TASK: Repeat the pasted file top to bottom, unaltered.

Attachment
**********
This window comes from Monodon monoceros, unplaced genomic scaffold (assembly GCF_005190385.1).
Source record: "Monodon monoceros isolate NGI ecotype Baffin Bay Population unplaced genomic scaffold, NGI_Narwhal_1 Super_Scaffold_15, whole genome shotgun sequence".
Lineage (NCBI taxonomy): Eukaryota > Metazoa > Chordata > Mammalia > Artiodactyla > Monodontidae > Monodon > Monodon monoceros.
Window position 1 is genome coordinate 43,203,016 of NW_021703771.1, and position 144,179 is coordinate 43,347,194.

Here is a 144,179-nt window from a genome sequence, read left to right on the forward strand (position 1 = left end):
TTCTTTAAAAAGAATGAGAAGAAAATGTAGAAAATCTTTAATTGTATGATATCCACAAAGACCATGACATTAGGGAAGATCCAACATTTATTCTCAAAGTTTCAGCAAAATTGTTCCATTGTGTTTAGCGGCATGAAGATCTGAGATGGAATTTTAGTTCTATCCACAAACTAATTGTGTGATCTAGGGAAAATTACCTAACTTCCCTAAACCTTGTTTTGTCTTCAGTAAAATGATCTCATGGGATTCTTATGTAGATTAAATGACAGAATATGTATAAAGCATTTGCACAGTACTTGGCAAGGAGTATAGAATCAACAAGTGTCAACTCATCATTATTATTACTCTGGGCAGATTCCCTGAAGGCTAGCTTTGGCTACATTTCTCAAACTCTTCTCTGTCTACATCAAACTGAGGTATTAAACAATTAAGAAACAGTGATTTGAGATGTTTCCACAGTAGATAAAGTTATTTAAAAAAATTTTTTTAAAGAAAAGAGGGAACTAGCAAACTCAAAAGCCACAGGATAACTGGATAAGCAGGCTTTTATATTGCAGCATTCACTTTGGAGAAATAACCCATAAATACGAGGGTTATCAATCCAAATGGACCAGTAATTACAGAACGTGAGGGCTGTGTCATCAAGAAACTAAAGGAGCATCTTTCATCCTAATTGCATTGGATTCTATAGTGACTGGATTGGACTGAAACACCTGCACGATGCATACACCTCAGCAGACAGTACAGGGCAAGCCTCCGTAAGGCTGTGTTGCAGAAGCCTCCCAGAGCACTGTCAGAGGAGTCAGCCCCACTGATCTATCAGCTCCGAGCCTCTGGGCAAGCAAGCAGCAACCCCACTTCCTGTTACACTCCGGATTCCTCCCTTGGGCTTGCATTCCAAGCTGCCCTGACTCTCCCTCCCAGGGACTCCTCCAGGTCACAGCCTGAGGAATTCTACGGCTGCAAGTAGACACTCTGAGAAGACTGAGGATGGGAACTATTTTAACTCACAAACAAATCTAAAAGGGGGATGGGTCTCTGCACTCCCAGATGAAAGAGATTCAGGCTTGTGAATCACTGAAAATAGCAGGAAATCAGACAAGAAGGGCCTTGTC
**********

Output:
This window comes from Monodon monoceros, unplaced genomic scaffold (assembly GCF_005190385.1).
Source record: "Monodon monoceros isolate NGI ecotype Baffin Bay Population unplaced genomic scaffold, NGI_Narwhal_1 Super_Scaffold_15, whole genome shotgun sequence".
Lineage (NCBI taxonomy): Eukaryota > Metazoa > Chordata > Mammalia > Artiodactyla > Monodontidae > Monodon > Monodon monoceros.
Window position 1 is genome coordinate 43,203,016 of NW_021703771.1, and position 144,179 is coordinate 43,347,194.

Here is a 144,179-nt window from a genome sequence, read left to right on the forward strand (position 1 = left end):
TTCTTTAAAAAGAATGAGAAGAAAATGTAGAAAATCTTTAATTGTATGATATCCACAAAGACCATGACATTAGGGAAGATCCAACATTTATTCTCAAAGTTTCAGCAAAATTGTTCCATTGTGTTTAGCGGCATGAAGATCTGAGATGGAATTTTAGTTCTATCCACAAACTAATTGTGTGATCTAGGGAAAATTACCTAACTTCCCTAAACCTTGTTTTGTCTTCAGTAAAATGATCTCATGGGATTCTTATGTAGATTAAATGACAGAATATGTATAAAGCATTTGCACAGTACTTGGCAAGGAGTATAGAATCAACAAGTGTCAACTCATCATTATTATTACTCTGGGCAGATTCCCTGAAGGCTAGCTTTGGCTACATTTCTCAAACTCTTCTCTGTCTACATCAAACTGAGGTATTAAACAATTAAGAAACAGTGATTTGAGATGTTTCCACAGTAGATAAAGTTATTTAAAAAAATTTTTTTAAAGAAAAGAGGGAACTAGCAAACTCAAAAGCCACAGGATAACTGGATAAGCAGGCTTTTATATTGCAGCATTCACTTTGGAGAAATAACCCATAAATACGAGGGTTATCAATCCAAATGGACCAGTAATTACAGAACGTGAGGGCTGTGTCATCAAGAAACTAAAGGAGCATCTTTCATCCTAATTGCATTGGATTCTATAGTGACTGGATTGGACTGAAACACCTGCACGATGCATACACCTCAGCAGACAGTACAGGGCAAGCCTCCGTAAGGCTGTGTTGCAGAAGCCTCCCAGAGCACTGTCAGAGGAGTCAGCCCCACTGATCTATCAGCTCCGAGCCTCTGGGCAAGCAAGCAGCAACCCCACTTCCTGTTACACTCCGGATTCCTCCCTTGGGCTTGCATTCCAAGCTGCCCTGACTCTCCCTCCCAGGGACTCCTCCAGGTCACAGCCTGAGGAATTCTACGGCTGCAAGTAGACACTCTGAGAAGACTGAGGATGGGAACTATTTTAACTCACAAACAAATCTAAAAGGGGGATGGGTCTCTGCACTCCCAGATGAAAGAGATTCAGGCTTGTGAATCACTGAAAATAGCAGGAAATCAGACAAGAAGGGCCTTGTC